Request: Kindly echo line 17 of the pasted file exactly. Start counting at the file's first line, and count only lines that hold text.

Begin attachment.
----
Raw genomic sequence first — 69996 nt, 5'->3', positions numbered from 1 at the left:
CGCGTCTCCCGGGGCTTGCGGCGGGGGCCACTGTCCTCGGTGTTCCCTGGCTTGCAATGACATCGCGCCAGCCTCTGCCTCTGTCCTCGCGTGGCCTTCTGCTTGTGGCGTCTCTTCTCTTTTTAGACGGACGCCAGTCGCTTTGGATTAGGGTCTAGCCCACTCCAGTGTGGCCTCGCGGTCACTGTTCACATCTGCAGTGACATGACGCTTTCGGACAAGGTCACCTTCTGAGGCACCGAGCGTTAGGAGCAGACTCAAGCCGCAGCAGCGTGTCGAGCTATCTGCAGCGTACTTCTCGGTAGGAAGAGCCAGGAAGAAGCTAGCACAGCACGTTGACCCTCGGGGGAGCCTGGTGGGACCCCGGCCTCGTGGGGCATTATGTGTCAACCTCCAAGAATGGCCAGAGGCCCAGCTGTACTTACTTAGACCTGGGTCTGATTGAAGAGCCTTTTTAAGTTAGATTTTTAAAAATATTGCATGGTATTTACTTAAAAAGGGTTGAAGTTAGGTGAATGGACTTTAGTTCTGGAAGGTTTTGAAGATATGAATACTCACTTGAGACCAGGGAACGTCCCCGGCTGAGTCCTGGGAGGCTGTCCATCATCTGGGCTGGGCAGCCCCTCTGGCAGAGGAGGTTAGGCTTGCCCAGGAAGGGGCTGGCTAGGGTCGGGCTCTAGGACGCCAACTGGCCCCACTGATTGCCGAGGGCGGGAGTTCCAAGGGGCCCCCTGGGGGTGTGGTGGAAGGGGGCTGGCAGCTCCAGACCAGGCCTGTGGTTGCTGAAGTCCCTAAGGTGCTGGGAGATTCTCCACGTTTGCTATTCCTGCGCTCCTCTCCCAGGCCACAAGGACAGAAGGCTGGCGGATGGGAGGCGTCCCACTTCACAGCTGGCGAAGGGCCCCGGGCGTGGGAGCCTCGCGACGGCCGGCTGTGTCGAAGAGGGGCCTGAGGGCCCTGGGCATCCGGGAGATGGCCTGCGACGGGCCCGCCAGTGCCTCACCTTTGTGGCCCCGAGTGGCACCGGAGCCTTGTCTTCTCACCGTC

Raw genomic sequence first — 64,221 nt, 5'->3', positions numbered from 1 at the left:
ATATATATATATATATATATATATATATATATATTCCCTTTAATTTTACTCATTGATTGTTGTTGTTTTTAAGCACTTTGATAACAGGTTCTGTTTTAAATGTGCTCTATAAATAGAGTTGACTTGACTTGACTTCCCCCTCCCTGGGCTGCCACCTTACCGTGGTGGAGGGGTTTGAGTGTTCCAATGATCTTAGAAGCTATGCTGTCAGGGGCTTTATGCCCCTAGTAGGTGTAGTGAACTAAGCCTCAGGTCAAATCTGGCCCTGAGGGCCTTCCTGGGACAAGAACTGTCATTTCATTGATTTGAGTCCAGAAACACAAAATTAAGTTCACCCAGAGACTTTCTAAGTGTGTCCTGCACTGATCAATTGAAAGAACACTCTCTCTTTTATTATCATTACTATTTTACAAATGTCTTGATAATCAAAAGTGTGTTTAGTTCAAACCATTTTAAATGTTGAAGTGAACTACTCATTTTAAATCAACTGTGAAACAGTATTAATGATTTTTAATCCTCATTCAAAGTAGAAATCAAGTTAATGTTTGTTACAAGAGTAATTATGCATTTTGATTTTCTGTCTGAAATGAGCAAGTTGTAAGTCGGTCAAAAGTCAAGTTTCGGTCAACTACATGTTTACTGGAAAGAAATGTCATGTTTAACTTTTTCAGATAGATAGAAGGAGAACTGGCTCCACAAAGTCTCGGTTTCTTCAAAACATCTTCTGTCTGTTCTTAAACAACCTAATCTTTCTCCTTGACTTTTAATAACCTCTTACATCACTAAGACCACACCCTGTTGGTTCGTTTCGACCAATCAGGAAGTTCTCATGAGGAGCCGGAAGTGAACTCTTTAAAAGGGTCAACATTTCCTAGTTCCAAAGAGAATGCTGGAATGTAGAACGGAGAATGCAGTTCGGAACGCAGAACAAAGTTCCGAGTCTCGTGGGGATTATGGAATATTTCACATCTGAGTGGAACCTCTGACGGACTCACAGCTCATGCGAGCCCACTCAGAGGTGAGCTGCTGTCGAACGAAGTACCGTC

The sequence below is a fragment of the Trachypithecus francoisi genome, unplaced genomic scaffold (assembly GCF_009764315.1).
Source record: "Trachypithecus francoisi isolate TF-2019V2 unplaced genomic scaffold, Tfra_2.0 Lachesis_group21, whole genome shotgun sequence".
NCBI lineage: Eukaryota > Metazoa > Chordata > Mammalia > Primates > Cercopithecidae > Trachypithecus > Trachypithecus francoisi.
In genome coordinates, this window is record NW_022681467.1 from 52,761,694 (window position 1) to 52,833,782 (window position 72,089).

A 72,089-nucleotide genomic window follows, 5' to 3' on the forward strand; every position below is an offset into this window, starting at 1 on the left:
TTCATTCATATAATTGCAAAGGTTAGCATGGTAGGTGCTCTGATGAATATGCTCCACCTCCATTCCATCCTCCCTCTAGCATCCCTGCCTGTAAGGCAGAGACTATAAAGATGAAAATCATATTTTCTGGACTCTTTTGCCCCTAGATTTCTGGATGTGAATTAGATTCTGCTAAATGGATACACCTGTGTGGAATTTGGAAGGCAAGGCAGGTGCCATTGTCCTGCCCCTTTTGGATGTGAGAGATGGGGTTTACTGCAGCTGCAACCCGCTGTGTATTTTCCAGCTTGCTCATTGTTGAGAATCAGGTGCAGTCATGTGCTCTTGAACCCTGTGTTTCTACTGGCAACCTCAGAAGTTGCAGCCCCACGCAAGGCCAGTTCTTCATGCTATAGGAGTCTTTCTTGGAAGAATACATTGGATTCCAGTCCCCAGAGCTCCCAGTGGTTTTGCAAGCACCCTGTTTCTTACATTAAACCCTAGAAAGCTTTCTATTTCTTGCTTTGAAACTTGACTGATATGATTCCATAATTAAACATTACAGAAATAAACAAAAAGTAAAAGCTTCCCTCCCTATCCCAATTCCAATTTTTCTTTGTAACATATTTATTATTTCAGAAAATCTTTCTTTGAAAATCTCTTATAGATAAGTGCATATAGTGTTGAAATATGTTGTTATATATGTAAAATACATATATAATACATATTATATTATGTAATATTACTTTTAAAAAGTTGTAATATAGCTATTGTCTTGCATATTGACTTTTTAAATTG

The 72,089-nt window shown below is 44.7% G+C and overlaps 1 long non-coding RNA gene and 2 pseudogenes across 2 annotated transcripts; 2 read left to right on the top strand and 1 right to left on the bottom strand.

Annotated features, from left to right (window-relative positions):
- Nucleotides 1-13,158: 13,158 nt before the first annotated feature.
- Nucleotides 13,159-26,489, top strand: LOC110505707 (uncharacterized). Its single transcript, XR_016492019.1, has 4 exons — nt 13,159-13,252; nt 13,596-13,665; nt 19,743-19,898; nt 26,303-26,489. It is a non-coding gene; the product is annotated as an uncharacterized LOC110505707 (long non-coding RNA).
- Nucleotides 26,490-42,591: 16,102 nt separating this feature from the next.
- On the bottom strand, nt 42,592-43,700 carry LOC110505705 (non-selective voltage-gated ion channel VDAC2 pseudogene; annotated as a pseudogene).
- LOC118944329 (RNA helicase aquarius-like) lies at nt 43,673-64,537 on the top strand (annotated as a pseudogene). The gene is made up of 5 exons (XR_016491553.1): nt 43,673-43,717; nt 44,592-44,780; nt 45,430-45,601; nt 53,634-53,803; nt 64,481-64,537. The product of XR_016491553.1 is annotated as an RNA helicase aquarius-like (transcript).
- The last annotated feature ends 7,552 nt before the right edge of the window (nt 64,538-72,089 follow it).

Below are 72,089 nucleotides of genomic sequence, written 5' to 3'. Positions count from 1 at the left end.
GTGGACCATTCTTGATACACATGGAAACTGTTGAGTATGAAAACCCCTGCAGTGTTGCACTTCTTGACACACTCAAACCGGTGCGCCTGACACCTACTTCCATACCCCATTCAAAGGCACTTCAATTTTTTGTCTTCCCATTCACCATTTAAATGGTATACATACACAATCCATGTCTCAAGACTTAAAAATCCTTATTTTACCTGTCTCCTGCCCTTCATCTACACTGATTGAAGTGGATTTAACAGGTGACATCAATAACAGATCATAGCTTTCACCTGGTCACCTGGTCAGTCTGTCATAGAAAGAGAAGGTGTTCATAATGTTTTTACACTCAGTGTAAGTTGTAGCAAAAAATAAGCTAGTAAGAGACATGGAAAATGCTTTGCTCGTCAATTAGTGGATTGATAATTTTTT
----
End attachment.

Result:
- LOC118944329 (RNA helicase aquarius-like) lies at nt 43,673-64,537 on the top strand (annotated as a pseudogene). The gene is made up of 5 exons (XR_016491553.1): nt 43,673-43,717; nt 44,592-44,780; nt 45,430-45,601; nt 53,634-53,803; nt 64,481-64,537. The product of XR_016491553.1 is annotated as an RNA helicase aquarius-like (transcript).